Camazotz Means ‘Death Bat’ In K’iche’ Mayan Language
(AncientOrigins.net) – “Camazotz, (meaning ‘death bat’ in the Kʼiche’ Mayan language of Guatemala) originated deep in Mesoamerican mythology as a dangerous cave-dwelling bat creature. A cult following for the creature began amongst the Zapotec Indians of Oaxaca, Mexico and the figure was later adopted into the pantheon of the Maya Quiche tribe and the legends of the bat god were later recorded in Maya literature.
In the Maya culture , the bat god Camazotz is linked to death. Camazotz is also the name of a monstrous creature which inhabited a cave called “the house of bats” in the Popol Vuh . Most scholars believe that Camazotz was inspired by the common vampire bat, but others have suggested that it was based on a giant vampire bat that (probably) went extinct sometime during the Pleistocene or Holocene periods.”
The Origin Of Camazotz
(History101.com) – “The ancient bat god seems to have first made an appearance in Mexico around 100 A.D. where he gained a literal cult following among the Zapotec tribe. The Zapotecs associated bats with death and the night for reasons that would have made a great deal of sense at the time. After all, bats were always inhabiting the caves around what was known as the Sacred Cenotes, which ancient Mesoamericans believed was a path to the underworld.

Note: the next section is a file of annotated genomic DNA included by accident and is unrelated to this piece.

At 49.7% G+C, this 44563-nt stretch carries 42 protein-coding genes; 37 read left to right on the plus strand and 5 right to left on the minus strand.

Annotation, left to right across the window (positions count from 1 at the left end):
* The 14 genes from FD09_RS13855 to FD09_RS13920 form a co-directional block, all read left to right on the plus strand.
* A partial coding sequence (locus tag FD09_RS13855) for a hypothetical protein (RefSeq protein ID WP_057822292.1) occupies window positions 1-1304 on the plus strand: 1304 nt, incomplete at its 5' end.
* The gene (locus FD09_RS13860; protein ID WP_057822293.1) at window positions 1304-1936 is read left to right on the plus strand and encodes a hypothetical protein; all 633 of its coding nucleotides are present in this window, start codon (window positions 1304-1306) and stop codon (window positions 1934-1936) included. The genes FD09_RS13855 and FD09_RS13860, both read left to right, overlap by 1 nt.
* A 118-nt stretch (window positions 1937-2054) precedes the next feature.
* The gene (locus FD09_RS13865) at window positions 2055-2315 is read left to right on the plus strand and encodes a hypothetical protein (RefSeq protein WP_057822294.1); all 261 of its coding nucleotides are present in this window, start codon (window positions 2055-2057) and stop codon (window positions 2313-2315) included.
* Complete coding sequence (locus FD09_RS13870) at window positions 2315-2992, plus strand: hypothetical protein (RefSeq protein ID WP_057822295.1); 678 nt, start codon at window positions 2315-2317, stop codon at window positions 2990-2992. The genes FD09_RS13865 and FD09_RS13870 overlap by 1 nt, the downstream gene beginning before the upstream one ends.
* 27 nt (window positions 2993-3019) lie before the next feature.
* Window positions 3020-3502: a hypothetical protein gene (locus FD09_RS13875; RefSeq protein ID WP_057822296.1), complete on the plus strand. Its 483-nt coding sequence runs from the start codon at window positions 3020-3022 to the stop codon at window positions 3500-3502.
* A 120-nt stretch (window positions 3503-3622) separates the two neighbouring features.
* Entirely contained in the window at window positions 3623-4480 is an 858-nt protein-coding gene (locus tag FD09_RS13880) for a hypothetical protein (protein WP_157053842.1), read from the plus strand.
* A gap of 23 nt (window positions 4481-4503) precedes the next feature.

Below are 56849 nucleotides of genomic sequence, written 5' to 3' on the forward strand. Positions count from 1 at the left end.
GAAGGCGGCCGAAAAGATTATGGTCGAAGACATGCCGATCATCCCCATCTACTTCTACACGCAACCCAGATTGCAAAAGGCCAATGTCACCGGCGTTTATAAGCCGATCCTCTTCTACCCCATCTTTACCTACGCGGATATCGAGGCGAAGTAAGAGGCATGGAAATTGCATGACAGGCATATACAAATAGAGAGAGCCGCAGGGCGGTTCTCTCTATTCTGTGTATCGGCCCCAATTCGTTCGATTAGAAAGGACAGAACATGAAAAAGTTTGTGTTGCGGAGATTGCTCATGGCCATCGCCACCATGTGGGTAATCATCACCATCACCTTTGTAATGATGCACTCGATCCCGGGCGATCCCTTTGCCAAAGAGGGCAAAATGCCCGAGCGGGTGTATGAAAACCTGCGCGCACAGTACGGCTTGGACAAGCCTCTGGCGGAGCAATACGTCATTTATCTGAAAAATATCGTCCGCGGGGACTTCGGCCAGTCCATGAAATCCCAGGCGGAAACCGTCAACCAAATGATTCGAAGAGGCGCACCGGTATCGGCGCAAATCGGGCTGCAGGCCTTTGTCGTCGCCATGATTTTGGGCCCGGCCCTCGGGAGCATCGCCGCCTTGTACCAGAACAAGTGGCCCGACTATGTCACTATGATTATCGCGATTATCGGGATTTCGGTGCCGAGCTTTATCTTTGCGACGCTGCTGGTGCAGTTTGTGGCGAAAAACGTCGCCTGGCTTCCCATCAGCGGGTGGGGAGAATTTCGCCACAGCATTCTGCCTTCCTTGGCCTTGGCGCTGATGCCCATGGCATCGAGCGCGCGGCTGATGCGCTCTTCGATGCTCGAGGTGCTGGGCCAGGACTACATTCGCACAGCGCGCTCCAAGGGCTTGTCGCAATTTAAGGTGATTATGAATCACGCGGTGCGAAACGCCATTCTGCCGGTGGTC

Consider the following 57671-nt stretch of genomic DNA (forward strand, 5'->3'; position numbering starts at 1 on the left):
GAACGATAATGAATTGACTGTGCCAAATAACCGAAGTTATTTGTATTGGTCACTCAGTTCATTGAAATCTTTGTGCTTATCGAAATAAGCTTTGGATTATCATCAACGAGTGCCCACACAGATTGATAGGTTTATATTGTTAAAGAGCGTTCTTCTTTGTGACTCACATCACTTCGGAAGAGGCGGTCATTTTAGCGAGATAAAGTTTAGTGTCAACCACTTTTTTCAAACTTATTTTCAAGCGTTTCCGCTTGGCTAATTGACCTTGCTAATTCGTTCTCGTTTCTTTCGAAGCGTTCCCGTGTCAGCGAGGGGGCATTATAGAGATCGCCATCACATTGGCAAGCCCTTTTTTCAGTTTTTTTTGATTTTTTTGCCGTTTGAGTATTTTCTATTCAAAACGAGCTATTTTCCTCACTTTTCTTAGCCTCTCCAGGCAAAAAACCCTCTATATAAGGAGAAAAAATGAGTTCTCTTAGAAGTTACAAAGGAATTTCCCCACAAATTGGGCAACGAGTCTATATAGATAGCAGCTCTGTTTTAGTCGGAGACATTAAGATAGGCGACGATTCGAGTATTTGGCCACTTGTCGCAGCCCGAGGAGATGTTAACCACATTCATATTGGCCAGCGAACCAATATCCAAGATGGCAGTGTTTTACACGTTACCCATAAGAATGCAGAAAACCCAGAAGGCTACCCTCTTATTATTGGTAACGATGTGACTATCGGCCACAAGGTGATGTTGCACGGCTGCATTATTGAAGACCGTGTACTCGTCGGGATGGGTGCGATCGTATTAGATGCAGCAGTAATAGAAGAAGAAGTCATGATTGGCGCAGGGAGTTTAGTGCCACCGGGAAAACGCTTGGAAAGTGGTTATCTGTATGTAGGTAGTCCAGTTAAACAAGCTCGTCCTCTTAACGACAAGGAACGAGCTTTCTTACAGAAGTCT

Seeing them flying out of what you believed to be hell would probably be enough to spook anyone into adopting a pretty shakey view of the mysterious winged creatures. From such late-night bat encounters, legends of a bat god were eventually born and began to make their rounds among various tribes of native Mesoamerican peoples. Commonly depicted holding a sacrificial knife in one hand and a human heart in the other, Camazotz was not really destined to be a god of the warmhearted variety.
Camazotz’s name literally means “death bat” in the Kʼicheʼ language. The Kʼiche’, a Mayan people, are the original inhabitants of the Guatemalan Highlands, where their lush culture flourished long before the age of Spanish conquest. Scholars believe that they fused the tale of the bat diety with that of their fire god in order to create the truly terrifying Camazotz. Much of the surviving history and traditions of the K’iche’ can be found in a text they produced which is called the Popol Vuh.”